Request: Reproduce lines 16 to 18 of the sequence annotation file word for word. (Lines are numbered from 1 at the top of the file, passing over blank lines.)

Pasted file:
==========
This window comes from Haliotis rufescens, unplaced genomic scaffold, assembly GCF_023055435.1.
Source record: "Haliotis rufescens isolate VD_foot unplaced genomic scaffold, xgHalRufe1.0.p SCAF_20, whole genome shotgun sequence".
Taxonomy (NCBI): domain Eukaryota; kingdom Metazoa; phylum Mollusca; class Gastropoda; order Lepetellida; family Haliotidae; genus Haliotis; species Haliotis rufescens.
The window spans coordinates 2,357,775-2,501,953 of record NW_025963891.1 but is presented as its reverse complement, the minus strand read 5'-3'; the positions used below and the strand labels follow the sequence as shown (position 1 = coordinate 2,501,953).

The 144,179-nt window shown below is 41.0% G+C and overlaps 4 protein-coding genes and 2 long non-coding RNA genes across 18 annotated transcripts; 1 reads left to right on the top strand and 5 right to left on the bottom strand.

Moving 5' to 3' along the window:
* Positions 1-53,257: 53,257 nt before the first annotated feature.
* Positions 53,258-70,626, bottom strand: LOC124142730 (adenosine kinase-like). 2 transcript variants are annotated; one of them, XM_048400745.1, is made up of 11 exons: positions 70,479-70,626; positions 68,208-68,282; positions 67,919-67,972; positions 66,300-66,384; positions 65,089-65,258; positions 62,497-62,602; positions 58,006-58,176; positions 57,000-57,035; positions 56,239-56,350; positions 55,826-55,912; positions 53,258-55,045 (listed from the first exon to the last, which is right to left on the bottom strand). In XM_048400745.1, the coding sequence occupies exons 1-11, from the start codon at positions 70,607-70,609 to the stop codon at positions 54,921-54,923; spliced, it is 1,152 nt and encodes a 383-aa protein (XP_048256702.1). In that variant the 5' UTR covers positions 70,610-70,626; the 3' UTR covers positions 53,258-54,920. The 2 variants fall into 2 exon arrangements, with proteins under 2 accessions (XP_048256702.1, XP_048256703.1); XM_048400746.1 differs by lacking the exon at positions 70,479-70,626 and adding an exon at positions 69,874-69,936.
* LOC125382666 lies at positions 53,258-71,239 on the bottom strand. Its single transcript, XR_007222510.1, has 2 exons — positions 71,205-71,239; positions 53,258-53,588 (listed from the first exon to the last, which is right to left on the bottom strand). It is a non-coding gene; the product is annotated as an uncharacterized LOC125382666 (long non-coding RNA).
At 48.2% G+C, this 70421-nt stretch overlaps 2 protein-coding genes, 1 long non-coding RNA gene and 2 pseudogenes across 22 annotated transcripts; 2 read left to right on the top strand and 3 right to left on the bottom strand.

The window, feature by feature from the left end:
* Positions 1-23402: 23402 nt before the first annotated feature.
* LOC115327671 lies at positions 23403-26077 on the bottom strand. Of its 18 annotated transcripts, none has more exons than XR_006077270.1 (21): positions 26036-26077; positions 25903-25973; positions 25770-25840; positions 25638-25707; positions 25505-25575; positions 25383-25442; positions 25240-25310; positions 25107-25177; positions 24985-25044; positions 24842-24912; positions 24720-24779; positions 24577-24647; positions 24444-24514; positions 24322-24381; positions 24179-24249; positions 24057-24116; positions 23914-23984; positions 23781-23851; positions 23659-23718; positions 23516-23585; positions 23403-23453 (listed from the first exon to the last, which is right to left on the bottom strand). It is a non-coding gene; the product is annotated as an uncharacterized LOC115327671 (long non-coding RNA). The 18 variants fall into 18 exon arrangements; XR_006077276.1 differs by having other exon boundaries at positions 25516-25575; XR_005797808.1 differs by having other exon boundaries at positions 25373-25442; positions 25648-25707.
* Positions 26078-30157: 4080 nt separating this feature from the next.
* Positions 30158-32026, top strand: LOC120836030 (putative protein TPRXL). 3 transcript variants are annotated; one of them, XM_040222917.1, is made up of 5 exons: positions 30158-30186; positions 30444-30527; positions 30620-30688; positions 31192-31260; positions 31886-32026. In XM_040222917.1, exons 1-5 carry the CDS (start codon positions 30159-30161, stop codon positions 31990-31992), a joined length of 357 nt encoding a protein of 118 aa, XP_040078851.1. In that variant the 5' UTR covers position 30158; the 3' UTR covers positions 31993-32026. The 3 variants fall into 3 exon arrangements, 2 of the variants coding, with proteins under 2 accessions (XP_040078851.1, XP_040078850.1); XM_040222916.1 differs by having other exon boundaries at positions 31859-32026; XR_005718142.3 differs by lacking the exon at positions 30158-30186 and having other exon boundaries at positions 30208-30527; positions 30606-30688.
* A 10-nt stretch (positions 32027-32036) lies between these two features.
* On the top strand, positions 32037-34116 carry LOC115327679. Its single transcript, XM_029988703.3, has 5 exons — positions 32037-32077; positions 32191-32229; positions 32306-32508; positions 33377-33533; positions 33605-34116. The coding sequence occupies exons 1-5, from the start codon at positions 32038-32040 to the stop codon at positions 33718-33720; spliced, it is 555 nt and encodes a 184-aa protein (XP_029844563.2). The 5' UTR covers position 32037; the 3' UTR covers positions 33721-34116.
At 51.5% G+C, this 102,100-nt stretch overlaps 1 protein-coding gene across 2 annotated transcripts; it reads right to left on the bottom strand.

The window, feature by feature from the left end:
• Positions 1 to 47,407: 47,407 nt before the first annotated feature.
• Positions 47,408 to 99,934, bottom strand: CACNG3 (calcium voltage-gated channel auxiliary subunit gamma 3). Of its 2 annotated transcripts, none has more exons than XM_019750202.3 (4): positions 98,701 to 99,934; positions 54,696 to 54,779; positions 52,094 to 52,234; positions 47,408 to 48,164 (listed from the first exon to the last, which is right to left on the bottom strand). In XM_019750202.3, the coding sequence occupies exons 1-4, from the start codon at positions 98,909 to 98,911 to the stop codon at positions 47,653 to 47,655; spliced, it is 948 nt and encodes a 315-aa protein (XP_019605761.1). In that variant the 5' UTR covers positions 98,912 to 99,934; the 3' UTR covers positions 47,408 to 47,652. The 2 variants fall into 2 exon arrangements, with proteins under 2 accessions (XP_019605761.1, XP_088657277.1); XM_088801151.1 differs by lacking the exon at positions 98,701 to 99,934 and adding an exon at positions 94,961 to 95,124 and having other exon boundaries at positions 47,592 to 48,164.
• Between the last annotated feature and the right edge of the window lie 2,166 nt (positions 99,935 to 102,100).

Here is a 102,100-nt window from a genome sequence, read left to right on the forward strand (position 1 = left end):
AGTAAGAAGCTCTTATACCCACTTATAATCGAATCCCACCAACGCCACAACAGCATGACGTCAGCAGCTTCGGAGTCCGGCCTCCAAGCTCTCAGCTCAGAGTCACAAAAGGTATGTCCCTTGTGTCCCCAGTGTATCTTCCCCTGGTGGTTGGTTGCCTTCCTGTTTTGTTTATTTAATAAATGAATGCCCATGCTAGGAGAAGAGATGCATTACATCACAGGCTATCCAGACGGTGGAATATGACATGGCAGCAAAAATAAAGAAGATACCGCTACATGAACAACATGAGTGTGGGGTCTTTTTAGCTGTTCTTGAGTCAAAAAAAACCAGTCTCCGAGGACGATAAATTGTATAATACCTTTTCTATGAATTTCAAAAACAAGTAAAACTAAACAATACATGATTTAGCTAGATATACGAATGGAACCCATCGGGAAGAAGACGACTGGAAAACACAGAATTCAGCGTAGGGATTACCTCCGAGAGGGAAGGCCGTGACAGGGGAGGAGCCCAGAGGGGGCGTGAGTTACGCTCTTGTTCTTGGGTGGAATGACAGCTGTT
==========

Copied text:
* A 10-nt stretch (positions 32027-32036) lies between these two features.
* On the top strand, positions 32037-34116 carry LOC115327679. Its single transcript, XM_029988703.3, has 5 exons — positions 32037-32077; positions 32191-32229; positions 32306-32508; positions 33377-33533; positions 33605-34116. The coding sequence occupies exons 1-5, from the start codon at positions 32038-32040 to the stop codon at positions 33718-33720; spliced, it is 555 nt and encodes a 184-aa protein (XP_029844563.2). The 5' UTR covers position 32037; the 3' UTR covers positions 33721-34116.
At 51.5% G+C, this 102,100-nt stretch overlaps 1 protein-coding gene across 2 annotated transcripts; it reads right to left on the bottom strand.